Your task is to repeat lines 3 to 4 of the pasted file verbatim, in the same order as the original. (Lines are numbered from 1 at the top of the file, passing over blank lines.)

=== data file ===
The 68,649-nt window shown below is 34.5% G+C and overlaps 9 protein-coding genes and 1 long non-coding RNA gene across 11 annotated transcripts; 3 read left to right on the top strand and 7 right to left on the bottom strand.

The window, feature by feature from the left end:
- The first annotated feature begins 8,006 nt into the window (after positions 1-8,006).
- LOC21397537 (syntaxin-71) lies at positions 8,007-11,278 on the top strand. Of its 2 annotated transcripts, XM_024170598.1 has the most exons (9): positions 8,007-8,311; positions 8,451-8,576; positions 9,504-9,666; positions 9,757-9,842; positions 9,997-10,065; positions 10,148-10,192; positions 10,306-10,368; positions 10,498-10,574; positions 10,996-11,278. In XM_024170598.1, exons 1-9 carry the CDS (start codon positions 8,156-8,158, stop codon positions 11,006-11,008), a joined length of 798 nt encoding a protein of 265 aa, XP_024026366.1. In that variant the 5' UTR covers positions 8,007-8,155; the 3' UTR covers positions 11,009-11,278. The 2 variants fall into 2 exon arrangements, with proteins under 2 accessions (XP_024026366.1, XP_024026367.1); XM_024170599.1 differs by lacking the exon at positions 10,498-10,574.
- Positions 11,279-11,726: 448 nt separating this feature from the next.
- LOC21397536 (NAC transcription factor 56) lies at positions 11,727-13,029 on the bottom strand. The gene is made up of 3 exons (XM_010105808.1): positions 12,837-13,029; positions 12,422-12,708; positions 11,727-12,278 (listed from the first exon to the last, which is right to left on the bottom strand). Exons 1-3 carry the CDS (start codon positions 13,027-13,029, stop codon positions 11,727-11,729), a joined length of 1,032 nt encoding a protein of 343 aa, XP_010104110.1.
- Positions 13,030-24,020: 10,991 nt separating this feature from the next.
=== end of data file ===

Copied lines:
- The first annotated feature begins 8,006 nt into the window (after positions 1-8,006).
- LOC21397537 (syntaxin-71) lies at positions 8,007-11,278 on the top strand. Of its 2 annotated transcripts, XM_024170598.1 has the most exons (9): positions 8,007-8,311; positions 8,451-8,576; positions 9,504-9,666; positions 9,757-9,842; positions 9,997-10,065; positions 10,148-10,192; positions 10,306-10,368; positions 10,498-10,574; positions 10,996-11,278. In XM_024170598.1, exons 1-9 carry the CDS (start codon positions 8,156-8,158, stop codon positions 11,006-11,008), a joined length of 798 nt encoding a protein of 265 aa, XP_024026366.1. In that variant the 5' UTR covers positions 8,007-8,155; the 3' UTR covers positions 11,009-11,278. The 2 variants fall into 2 exon arrangements, with proteins under 2 accessions (XP_024026366.1, XP_024026367.1); XM_024170599.1 differs by lacking the exon at positions 10,498-10,574.